Tips for Communicating with Your Children

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Share Your Stories-The Idea Room

We talk to our children on a daily basis. But communication is much more than conversations about schedules, if the chores are done, and sibling conflict. Successful communication involves honesty, feelings and understanding. It means we are having a series of talks. It means that we are starting conversations that continue over weeks, months, even years, to help our children prepare for what they might face, and what life has in store.

Although there are different styles of communication, and each of our children are different, one approach which is universally successful, is communicating by sharing stories about ourselves. By sharing positive stories that help teach our children and help them relate to us. 

When our daughter was 4, she asked me for the first of many stories. After a confusing play date with a friend she came home with lots of questions. As I was trying to help, she stopped and asked, “Mom, did you ever feel like this when you were my age”? I knew at that moment that she needed a story. A situation she could relate to. She needed to know that I understood because I had been there and experienced the same things. I shared with her a time when I had faced the same situation. It provided the understanding she needed. 

Growing up, my dad always told us stories about when he was growing up. He used stories to relate to us, teach us, and inspire us. I LOVED it. I think about his stories often and appreciate that he tells them to our children. They are being passed down through the generations and continue to bond us together through the ages, while teaching and solving problems at the same time. It seems that most, if not all the lessons and principles I was taught as a child, were taught through personal stories.

Now, my husband and I do the same with our children. Our children want to know about us. They want to hear our stories. They find strength in being able to relate to us and find similarities. It is comforting when they can realize that we were kids once too!

We have seen our family relationship strengthen as we have worked harder to weave stories into our conversations and communication. It is a good challenge for all of us.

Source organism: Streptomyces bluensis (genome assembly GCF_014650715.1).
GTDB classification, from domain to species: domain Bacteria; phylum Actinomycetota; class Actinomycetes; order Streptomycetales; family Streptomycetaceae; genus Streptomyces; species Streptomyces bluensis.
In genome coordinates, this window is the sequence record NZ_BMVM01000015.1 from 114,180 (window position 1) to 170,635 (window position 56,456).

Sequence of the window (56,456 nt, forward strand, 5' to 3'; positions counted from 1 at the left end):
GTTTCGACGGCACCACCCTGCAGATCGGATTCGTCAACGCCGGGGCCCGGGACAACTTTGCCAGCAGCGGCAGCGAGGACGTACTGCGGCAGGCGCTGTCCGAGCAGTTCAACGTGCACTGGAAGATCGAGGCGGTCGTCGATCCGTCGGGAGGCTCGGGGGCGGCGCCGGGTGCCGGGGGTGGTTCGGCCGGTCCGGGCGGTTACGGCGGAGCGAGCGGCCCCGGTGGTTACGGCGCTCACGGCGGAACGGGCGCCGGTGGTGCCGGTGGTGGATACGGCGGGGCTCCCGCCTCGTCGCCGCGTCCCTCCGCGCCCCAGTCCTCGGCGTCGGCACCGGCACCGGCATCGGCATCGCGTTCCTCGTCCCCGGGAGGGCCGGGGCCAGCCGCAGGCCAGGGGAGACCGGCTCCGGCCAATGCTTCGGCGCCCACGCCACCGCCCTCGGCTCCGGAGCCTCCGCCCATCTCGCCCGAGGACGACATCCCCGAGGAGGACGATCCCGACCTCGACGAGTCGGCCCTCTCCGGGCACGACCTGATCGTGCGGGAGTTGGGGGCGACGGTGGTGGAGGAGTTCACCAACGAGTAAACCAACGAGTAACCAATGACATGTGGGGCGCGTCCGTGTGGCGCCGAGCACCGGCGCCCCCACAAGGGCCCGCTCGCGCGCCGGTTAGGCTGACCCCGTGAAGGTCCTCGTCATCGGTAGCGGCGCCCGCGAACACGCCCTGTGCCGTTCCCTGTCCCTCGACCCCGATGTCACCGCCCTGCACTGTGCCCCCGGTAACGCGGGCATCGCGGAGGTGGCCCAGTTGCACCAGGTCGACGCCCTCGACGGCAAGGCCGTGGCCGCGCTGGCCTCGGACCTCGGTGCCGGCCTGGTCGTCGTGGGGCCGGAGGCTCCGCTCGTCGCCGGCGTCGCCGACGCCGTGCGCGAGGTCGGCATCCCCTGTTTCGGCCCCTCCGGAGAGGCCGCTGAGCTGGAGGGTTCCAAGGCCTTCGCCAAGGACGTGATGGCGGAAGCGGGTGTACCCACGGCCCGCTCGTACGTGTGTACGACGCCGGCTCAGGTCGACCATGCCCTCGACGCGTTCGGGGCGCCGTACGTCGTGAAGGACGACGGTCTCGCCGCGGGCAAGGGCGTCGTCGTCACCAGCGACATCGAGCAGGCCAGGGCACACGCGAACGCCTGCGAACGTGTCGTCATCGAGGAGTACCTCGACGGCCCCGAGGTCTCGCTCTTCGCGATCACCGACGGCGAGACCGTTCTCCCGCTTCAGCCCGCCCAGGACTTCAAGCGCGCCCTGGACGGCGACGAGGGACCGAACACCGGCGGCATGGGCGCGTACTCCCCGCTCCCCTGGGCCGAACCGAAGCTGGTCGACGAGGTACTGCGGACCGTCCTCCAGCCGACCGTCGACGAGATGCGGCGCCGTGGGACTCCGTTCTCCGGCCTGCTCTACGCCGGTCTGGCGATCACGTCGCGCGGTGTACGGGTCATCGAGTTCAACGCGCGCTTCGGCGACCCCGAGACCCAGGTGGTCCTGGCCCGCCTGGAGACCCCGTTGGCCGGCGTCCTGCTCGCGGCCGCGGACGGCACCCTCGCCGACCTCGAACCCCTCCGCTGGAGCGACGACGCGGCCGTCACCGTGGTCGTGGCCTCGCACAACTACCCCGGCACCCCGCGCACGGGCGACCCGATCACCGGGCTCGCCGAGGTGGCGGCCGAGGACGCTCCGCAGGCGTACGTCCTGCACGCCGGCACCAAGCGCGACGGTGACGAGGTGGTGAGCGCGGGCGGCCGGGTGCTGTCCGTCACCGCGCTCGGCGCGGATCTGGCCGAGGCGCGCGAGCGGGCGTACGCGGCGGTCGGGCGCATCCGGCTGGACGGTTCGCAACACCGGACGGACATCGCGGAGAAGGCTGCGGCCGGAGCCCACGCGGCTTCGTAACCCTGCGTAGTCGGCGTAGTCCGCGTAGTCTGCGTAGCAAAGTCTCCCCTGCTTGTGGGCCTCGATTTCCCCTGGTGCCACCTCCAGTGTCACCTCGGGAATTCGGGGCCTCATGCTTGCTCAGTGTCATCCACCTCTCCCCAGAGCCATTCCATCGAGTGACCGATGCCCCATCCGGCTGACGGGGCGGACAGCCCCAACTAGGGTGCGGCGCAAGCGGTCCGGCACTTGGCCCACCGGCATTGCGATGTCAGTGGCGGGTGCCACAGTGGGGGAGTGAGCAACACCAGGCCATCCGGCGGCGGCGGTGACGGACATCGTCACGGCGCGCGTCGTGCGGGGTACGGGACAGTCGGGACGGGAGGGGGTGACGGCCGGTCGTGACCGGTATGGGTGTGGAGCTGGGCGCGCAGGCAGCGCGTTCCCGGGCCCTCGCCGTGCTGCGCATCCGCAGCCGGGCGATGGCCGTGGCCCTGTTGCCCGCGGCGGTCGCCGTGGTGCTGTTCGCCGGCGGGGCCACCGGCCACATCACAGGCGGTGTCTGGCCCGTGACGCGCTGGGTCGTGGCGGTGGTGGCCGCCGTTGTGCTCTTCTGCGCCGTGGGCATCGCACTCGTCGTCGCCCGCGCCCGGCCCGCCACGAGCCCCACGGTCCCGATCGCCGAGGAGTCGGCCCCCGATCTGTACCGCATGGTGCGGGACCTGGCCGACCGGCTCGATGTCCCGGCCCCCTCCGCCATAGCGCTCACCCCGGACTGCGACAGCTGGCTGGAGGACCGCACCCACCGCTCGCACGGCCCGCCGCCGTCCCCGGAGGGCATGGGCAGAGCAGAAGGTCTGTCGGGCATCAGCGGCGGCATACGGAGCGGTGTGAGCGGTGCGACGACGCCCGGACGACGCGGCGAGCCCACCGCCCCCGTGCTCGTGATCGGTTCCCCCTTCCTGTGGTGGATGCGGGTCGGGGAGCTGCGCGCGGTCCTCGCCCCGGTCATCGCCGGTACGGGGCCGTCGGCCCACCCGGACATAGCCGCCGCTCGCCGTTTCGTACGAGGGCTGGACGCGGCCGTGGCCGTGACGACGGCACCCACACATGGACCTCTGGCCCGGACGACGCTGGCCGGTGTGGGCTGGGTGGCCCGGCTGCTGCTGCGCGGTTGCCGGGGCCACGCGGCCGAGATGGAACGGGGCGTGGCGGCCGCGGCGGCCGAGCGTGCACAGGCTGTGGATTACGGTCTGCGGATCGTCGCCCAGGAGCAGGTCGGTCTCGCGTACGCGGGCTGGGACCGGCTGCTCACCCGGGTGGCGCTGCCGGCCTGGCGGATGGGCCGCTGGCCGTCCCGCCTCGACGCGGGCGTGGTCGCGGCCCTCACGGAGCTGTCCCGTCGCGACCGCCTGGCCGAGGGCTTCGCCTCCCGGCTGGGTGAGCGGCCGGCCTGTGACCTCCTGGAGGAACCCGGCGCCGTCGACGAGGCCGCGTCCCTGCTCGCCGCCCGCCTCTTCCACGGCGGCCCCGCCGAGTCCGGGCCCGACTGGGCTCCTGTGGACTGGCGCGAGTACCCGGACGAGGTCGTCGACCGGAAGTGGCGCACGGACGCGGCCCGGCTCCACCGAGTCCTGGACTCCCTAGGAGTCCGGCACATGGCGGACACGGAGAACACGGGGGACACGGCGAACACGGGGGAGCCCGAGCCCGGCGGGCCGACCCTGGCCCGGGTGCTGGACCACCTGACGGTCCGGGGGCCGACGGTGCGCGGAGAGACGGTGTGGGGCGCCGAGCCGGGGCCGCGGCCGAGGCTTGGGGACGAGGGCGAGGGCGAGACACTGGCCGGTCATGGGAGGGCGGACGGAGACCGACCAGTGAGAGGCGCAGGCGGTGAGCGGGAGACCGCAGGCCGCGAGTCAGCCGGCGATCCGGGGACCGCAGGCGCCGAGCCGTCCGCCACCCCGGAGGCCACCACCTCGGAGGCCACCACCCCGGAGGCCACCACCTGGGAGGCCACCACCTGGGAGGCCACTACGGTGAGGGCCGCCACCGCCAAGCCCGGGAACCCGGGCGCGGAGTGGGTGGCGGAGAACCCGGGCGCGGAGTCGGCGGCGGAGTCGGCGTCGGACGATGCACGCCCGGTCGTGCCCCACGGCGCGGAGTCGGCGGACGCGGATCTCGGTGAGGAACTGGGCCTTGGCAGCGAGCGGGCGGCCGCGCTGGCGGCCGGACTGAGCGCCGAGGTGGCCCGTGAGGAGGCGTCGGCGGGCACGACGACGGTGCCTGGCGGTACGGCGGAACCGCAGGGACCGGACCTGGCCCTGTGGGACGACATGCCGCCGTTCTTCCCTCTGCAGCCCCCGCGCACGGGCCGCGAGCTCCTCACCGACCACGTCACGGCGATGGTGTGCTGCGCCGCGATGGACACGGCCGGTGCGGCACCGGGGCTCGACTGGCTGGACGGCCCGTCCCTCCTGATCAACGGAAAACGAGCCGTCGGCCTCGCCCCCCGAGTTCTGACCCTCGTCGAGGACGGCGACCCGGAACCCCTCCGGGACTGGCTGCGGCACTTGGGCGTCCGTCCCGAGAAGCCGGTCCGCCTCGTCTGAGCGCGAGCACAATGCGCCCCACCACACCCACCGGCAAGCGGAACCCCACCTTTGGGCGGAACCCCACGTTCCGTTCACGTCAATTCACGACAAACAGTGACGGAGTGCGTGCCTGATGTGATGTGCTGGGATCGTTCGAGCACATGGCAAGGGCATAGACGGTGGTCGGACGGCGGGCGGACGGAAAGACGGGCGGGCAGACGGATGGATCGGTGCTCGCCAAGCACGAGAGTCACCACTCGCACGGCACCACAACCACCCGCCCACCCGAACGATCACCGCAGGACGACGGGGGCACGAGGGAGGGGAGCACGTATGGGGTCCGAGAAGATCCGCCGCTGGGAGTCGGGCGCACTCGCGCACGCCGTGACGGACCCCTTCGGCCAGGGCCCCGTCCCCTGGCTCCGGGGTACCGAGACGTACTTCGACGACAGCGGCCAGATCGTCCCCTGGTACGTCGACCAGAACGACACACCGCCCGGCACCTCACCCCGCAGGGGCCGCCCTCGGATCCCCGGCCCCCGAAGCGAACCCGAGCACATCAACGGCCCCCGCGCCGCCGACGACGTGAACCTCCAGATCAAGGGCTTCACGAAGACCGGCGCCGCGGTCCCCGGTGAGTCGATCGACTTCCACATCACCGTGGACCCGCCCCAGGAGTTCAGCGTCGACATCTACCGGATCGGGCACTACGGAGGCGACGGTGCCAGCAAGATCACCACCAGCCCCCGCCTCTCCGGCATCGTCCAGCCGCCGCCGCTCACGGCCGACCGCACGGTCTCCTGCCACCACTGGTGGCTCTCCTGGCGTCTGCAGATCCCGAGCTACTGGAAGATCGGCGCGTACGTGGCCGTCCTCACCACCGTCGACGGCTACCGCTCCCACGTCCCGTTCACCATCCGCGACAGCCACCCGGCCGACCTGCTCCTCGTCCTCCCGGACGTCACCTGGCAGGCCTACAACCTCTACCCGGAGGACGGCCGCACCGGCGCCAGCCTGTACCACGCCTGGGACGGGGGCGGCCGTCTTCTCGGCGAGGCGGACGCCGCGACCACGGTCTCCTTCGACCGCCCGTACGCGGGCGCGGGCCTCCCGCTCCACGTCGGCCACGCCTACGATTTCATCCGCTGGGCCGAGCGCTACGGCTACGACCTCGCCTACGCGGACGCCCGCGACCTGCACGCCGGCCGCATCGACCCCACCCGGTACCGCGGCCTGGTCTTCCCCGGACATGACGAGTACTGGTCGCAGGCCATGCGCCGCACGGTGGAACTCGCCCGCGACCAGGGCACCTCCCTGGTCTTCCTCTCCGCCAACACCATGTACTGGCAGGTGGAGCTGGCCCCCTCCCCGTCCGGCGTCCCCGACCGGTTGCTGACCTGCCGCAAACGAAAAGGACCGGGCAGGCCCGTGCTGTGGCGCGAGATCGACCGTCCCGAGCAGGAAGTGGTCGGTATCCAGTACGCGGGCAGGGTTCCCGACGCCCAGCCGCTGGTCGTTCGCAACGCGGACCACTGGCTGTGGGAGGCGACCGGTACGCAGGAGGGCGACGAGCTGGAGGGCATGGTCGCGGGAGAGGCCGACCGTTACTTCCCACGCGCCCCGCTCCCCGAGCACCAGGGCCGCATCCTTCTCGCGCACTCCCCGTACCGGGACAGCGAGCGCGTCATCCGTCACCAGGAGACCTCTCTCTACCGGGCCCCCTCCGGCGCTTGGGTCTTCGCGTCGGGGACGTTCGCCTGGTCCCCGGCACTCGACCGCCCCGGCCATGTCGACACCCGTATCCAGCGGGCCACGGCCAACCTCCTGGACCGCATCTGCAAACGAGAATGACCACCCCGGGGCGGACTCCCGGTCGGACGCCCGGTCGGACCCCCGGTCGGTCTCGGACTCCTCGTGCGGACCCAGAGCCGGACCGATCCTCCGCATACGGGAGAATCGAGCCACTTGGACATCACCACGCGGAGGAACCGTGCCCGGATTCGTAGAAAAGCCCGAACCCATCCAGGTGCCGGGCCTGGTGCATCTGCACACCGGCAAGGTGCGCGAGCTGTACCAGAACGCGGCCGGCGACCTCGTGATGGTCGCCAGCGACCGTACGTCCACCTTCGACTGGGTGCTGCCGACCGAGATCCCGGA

It is easy as parents, to get preachy when we communicate. To get caught up in telling instead of listening. To try to make our “point” because there is so much more that needs to be done in our day. And to forget that these experiences are new to our children and they need us to be compassionate.  

Think back to your own personal experiences and relate to your children on a new level. 

Tips to having your own “conversations”.

  • Start early. Open the lines of communication when they are very young so they always know you can talk together about everything. Children will be prepared when situations arise and we won’t feel like we are always playing “catch up” with our conversations.
  • Remember, communication is more than just one talk. It is a series of dialogues, an ongoing conversation.
  • Share stories with your family. Focus on sharing positive experiences.
  • Sharing stories about challenges are also great, just be sure you focus on how you overcame the challenge.
  • There is room to talk about mistakes also. Focus on how you fixed the mistake, learned from it, and righted the wrong, more that the actual thing you did wrong.
  • There are some things we don’t need to tell our children. Think twice.

Research suggests that the more children know about their parents and grandparents, especially their successes and failures, the more they are able to overcome setbacks. Start communicating through stories in your home today.

Do you use stories to communicate with your children?

What is a favorite story your parents/grandparents told you when you were younger?
 
Have a question or just want to say hello.



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